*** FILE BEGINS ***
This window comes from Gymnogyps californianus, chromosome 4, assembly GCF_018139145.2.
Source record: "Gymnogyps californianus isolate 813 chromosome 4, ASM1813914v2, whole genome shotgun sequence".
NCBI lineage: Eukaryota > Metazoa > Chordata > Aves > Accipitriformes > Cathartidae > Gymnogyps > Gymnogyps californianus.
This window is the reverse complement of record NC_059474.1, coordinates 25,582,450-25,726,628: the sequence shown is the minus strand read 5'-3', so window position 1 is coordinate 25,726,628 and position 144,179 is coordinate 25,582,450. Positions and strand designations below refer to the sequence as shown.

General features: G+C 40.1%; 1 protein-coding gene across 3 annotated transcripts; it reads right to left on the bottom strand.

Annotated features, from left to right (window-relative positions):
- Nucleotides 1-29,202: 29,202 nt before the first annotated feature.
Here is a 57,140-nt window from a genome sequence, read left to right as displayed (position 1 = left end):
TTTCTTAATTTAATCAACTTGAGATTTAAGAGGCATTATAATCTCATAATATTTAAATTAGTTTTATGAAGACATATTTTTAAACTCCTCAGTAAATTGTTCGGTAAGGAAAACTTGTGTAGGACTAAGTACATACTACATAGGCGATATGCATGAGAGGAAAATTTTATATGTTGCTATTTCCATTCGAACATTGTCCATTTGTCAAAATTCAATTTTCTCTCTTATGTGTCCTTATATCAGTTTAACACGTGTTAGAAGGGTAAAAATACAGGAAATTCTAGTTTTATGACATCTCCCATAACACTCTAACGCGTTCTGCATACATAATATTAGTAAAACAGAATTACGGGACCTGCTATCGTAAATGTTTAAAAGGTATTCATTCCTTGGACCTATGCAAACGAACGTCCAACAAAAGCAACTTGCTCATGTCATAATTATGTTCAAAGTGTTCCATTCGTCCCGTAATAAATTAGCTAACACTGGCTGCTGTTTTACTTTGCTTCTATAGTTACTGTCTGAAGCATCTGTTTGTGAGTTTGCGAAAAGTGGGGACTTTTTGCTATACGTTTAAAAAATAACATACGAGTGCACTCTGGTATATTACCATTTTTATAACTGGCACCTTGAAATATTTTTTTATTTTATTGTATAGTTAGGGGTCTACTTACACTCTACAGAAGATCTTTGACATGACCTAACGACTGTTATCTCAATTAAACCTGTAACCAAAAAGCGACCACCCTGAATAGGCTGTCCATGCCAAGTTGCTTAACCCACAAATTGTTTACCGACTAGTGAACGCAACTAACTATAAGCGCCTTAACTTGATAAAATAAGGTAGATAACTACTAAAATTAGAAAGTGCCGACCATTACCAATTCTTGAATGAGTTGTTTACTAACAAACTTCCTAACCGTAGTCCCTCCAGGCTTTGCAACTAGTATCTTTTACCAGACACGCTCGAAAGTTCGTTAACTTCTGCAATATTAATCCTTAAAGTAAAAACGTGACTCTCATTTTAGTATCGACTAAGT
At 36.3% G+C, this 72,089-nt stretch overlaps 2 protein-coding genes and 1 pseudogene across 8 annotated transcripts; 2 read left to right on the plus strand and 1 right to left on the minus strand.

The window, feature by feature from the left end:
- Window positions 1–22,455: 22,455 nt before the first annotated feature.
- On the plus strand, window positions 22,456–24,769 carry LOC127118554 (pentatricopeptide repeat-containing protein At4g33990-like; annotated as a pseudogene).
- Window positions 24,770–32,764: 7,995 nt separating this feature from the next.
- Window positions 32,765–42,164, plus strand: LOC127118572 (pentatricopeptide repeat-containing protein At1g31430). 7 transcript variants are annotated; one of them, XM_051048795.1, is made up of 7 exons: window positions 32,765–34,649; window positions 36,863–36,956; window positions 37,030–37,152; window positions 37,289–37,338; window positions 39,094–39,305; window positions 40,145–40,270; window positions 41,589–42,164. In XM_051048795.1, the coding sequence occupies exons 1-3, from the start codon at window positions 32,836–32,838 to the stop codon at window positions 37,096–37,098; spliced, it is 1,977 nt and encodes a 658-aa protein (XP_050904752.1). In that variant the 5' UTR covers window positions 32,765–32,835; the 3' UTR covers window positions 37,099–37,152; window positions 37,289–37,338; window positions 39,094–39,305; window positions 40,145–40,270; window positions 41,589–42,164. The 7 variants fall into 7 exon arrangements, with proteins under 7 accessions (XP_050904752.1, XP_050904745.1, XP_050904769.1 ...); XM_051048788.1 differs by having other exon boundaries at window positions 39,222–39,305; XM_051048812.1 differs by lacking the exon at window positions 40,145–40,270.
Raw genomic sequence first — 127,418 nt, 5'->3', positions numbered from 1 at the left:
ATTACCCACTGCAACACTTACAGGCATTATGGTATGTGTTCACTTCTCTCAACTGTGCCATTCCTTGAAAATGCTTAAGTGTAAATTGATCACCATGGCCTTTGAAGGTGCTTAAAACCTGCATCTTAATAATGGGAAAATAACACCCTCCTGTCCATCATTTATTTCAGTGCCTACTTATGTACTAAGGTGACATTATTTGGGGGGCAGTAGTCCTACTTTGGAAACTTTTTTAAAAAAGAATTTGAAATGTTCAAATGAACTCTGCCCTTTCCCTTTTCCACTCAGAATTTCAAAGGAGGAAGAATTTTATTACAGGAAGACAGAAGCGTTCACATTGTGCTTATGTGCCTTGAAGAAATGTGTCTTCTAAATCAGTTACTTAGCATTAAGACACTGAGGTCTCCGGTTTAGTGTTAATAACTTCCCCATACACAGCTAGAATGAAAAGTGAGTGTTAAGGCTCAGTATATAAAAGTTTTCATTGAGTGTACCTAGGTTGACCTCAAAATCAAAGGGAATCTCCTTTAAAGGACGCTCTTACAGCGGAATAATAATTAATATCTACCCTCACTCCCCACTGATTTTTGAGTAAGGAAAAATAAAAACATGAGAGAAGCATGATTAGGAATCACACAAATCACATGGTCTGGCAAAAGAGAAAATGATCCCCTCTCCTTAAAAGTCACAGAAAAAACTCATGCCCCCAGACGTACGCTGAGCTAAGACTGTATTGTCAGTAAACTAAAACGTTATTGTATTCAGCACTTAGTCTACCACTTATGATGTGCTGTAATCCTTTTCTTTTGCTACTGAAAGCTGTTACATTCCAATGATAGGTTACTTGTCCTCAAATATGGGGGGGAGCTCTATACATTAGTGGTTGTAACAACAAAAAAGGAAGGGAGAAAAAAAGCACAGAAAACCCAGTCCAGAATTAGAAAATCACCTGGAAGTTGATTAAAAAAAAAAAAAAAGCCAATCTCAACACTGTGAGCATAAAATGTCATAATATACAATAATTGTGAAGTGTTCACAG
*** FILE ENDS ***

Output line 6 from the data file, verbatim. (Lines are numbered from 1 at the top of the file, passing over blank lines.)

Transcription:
Annotated features, from left to right (window-relative positions):